Money2008_home_logo_conf Today was a mixed bag for the first-ever Money:Tech conference hosted by Paul Kedrosky and Tim O’Reilly of O’Reilly Media.  The morning was terrific: Tim did his Web 2.0 overview, which I’ve heard/seen before, but this time it was well-tailored for the audience.  Then Jim Cramer came on and was on fire.  More interesting nuggets in 30 minutes than pretty much the entire afternoon.  As everyone knows, it’s not just what he says it’s how he says it.  Cramer highlights:

  • Sell-side research will go away – it provides imperfect information
  • Two things he reads: Implode-O-Meter and Seeking Alpha.  He wants to hire some Seeking Alpha writers for The Street.com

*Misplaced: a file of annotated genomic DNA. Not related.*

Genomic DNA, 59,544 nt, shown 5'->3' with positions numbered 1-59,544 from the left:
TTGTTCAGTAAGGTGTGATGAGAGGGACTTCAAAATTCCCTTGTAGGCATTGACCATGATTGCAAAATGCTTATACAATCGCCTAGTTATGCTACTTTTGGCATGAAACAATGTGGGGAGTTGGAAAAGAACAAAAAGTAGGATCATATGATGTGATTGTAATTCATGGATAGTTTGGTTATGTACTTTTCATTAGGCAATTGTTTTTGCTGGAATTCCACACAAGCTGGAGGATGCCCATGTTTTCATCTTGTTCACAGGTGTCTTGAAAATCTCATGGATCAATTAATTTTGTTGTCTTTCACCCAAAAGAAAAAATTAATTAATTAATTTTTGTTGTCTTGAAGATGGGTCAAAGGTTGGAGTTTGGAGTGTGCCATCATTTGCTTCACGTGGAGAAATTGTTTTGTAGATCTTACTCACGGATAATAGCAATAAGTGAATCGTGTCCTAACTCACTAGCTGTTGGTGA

• Bloomberg (the terminal) is king.  "Other than Bloomberg no one has an edge."  They (Bloomberg) come out with new  valuable stuff daily.
  • Thomson-Reuters should spend tons of money on research to offer an alternative to Bloomberg.

Larry Tabb of Tabb Group gave a very informative presentation on trends in liquidity for equity transactions, focusing on the emergence of dark pools.
My friend Dave Leinweber gave a great talk on the history and future of financial information.  And then there was lunch.

The afternoon was interesting but lacked energy.  Steve Steinberg, a "financial markets data hacker" presented a wealth of experience regarding where to look for (and where not to look for) an edge in collecting data that might generate alpha.  Rob Passarella of Bear Stearns led a panel on "Building a Better Information Beast." This panel was probably half an hour too short, in that there were 4 panelists and they didn’t get enough time to explain their value proposition. 

More tomorrow.